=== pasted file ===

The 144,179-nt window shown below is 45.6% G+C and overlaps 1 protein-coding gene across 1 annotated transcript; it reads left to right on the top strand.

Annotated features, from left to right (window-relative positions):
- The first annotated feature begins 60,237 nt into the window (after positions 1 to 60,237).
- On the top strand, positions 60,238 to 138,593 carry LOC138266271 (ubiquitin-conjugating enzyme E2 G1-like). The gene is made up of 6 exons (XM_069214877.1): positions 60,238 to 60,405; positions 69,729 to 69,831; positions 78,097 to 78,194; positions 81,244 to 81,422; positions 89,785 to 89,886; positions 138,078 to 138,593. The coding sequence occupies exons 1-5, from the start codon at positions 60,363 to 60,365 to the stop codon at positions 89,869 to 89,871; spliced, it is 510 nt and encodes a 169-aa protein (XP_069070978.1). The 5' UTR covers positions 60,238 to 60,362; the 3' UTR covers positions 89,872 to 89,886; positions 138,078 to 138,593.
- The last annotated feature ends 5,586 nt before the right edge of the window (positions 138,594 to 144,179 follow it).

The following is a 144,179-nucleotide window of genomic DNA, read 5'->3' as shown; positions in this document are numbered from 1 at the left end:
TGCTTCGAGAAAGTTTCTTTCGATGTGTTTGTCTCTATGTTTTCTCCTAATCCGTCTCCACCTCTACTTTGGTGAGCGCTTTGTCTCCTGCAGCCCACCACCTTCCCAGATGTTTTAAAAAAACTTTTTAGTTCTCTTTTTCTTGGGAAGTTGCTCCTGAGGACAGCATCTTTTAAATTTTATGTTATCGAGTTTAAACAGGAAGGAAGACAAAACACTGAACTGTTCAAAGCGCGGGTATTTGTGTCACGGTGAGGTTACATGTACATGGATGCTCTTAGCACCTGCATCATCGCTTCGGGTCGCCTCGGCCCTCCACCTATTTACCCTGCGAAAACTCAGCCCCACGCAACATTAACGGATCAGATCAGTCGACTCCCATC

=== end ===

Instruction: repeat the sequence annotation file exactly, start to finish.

The 144,179-nt window shown below is 45.6% G+C and overlaps 1 protein-coding gene across 1 annotated transcript; it reads left to right on the top strand.

Annotated features, from left to right (window-relative positions):
- The first annotated feature begins 60,237 nt into the window (after positions 1 to 60,237).
- On the top strand, positions 60,238 to 138,593 carry LOC138266271 (ubiquitin-conjugating enzyme E2 G1-like). The gene is made up of 6 exons (XM_069214877.1): positions 60,238 to 60,405; positions 69,729 to 69,831; positions 78,097 to 78,194; positions 81,244 to 81,422; positions 89,785 to 89,886; positions 138,078 to 138,593. The coding sequence occupies exons 1-5, from the start codon at positions 60,363 to 60,365 to the stop codon at positions 89,869 to 89,871; spliced, it is 510 nt and encodes a 169-aa protein (XP_069070978.1). The 5' UTR covers positions 60,238 to 60,362; the 3' UTR covers positions 89,872 to 89,886; positions 138,078 to 138,593.
- The last annotated feature ends 5,586 nt before the right edge of the window (positions 138,594 to 144,179 follow it).

The following is a 144,179-nucleotide window of genomic DNA, read 5'->3' as shown; positions in this document are numbered from 1 at the left end:
TGCTTCGAGAAAGTTTCTTTCGATGTGTTTGTCTCTATGTTTTCTCCTAATCCGTCTCCACCTCTACTTTGGTGAGCGCTTTGTCTCCTGCAGCCCACCACCTTCCCAGATGTTTTAAAAAAACTTTTTAGTTCTCTTTTTCTTGGGAAGTTGCTCCTGAGGACAGCATCTTTTAAATTTTATGTTATCGAGTTTAAACAGGAAGGAAGACAAAACACTGAACTGTTCAAAGCGCGGGTATTTGTGTCACGGTGAGGTTACATGTACATGGATGCTCTTAGCACCTGCATCATCGCTTCGGGTCGCCTCGGCCCTCCACCTATTTACCCTGCGAAAACTCAGCCCCACGCAACATTAACGGATCAGATCAGTCGACTCCCATC